One other thing…If you really feel like sifting through the 1400 or so photos Tomas and I took… check em out here: Full Gallery from the 2010 Baja 500
I guess margaritas are acceptable to drink at 9am
There are many ways to get a job done
We got much 4-love
The Cops Racing guys might have been the most popular people around as far as I could tell
With Viagra, anything is possible. Didn’t you know?
Friday was NUTS with tech inspection and contingency.
This flag HAD to have been the pride of Encenada…pictures don’t do it justice, but the thing HAD to have been about the size of a Futbol field.
“I’m on a boat, bitch!” Dry dock…or something
Beware of the other side of the road ;)
Paul, Tomas, and myself after some silt beds in the buggy
There were many tires to be changed
Setting up the GoPro HD cameras
Ever heard the expression “Silt Sucks”? :)
Our home for 1876 miles
Toe and I did some dirtbike riding while we were out there. We stopped for a pic on this Gabion Basket.
This is what it’s all about!
We saw lots of military checkpoints
They weren’t really messing around
Awesome! Water in the gas! :O
Devoid of pretty much anything out there
At mile marker 160… there was NOTHING around for who knows how many miles
Our guys and the prerunners….and me. :D
We got dirty
Next door to the school
There was much poverty
I’m sure some of these little guys at the school had to learn to grow up real fast
I was pretty shocked to see this inside a cupboard in one of the classrooms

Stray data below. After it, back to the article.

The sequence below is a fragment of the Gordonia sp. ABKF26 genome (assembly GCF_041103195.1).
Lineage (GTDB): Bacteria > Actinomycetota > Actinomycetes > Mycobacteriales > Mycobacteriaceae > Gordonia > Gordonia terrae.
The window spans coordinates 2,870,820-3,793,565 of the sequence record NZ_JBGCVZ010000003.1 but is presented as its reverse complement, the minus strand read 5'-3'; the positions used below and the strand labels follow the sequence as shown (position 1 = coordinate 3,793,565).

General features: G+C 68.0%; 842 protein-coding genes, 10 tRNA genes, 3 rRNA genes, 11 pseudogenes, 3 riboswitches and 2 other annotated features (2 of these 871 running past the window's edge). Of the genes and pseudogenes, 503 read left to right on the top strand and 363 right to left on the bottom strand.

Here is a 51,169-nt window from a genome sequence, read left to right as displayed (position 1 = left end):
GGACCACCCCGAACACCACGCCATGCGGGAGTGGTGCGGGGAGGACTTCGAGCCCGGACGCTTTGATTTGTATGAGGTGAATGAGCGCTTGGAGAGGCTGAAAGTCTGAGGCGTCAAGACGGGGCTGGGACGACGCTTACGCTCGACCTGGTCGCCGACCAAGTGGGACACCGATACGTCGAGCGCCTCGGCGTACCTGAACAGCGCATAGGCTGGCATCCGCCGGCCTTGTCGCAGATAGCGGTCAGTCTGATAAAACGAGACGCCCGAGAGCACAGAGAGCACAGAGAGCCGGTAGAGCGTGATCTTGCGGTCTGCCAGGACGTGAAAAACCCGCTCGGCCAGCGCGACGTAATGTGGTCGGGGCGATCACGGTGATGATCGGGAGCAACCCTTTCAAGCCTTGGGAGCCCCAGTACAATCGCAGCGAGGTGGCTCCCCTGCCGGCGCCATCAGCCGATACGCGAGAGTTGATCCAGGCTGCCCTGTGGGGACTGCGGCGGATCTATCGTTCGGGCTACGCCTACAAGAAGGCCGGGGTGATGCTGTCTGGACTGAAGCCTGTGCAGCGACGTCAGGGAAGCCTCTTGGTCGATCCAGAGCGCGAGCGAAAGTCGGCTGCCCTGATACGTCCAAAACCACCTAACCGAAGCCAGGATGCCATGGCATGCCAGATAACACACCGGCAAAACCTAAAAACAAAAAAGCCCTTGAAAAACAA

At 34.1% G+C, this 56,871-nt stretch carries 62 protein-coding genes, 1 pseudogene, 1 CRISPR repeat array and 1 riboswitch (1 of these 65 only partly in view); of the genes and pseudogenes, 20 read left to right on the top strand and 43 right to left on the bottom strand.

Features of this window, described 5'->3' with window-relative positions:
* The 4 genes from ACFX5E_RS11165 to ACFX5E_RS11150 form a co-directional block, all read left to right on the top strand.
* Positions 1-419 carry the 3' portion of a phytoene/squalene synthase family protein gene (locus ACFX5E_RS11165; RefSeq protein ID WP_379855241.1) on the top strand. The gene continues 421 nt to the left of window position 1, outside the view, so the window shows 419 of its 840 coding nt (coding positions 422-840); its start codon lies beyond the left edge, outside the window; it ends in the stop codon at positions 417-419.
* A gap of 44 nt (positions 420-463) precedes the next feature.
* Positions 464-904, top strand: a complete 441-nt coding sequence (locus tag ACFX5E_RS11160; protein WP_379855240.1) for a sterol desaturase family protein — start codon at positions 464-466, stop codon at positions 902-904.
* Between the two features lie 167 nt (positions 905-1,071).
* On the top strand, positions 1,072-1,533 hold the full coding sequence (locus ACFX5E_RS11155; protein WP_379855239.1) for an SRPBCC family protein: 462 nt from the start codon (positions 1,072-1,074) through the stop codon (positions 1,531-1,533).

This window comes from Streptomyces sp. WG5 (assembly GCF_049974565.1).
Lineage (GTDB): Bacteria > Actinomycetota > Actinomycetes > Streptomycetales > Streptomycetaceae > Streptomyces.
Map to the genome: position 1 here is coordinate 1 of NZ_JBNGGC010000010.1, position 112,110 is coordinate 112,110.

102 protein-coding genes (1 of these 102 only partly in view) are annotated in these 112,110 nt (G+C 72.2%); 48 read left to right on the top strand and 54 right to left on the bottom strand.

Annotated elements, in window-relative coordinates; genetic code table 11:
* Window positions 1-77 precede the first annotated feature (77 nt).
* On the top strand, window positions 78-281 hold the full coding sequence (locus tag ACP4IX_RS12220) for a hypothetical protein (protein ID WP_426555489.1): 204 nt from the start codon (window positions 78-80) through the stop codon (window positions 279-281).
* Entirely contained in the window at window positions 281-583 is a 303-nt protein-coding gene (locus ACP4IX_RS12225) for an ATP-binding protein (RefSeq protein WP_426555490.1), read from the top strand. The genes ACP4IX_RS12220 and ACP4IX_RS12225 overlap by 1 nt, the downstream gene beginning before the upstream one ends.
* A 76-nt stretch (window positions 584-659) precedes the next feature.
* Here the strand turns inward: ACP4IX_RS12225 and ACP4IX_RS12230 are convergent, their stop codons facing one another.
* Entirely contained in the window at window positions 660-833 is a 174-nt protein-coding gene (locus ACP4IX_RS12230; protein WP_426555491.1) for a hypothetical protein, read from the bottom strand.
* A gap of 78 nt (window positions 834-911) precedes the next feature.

The kids were stoked to sit in and play with the buggy
“Señor Tomas…choo has big muscles!”
Bryce Olsen was on the “B” team
The race bikes were pretty damned baller
I’m not even sure what mile marker this was
While dialing in the suspension and testing and the likes, “C” team Riley swaps HARD, nearly pitching it away at about 70mph
You can find the weirdest stuff in the darkest of corners in Mexico
See what I mean?
Another photographer at work
Lotsa these little Hondas around
Some locals. We saw them again the next day and I gave them a stickers. Everyone loves stickers.
Little kid romping around
Yeah, it’s pink.
Could it get any more diverse than that?
People running rampant it seemed
Handing out goodies!
Snacks! In a wheel barrow! haha!
Old homie throws me the peace sign when he seems I’m about to take his picture
Official Team Alamo shirts
This made me giggle…them little kids GAWKING
The Tecate Girls
And the crowds watching them shake their groove-thang
We ended up on the roof of the hotel somehow :D
And took this panoramic shot
Friday night, after all the fastivities, the streets were TRASHED with…well….trash.
This dude was drunk and passed out on the sidewalk
The tequila store! WHOOOOO!!!
Swimming in the pool at Hotel Bahia. That’s where we stayed for 4 or 5 nights.
On Saturday, raceday, they sent the bikes out 30 seconds apart at damned near oh-dark-thirty. 6am. It was still kinda dark outside! :(
Here’s Bryce on the 2x bike for Team Alamo.
And dude on the JCR Honda…the favorite to win and last year’s winner
Jose, the Team Alamo C team rider, coming off “la rampa” in the wash
10x. Team Alamo’s A team.
The crowd grew exponetially by the minute, it seemed.
No dwelling was safe from the tagging
Police with K9 units EVERYWHERE
These stickers were awesome!
Dude waiting for the trophy trucks to be released
Toe’s reaction after I sent him to “the danger zone”
Cause these dudes were getting unruly in the city streets of Encenada!
Toe’s life nearly ended at the Baja 500! hahaha!
These trucks were so bad ass. You’ll never know what I’m talking about until you visit the Baja 250/500/1000
And the buggies
Wherever you could find a seat…
…to watch these beasts
We even sacrificed a GoPro to get you some amazing footage…can you spot the GoPro?
Vendors selling bracelets
A woman and her baby
We came, we saw, we shot. Thanks for looking!